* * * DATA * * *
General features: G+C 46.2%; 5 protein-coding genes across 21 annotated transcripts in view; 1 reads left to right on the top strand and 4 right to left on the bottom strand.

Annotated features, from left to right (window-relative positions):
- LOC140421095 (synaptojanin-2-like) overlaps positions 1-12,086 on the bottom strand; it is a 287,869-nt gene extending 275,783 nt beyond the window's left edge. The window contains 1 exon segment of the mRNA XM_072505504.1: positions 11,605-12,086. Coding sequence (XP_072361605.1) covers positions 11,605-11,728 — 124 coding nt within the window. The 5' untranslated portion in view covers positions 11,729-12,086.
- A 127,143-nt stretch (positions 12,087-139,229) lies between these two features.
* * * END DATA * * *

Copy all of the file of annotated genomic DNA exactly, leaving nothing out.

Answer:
General features: G+C 46.2%; 5 protein-coding genes across 21 annotated transcripts in view; 1 reads left to right on the top strand and 4 right to left on the bottom strand.

Annotated features, from left to right (window-relative positions):
- LOC140421095 (synaptojanin-2-like) overlaps positions 1-12,086 on the bottom strand; it is a 287,869-nt gene extending 275,783 nt beyond the window's left edge. The window contains 1 exon segment of the mRNA XM_072505504.1: positions 11,605-12,086. Coding sequence (XP_072361605.1) covers positions 11,605-11,728 — 124 coding nt within the window. The 5' untranslated portion in view covers positions 11,729-12,086.
- A 127,143-nt stretch (positions 12,087-139,229) lies between these two features.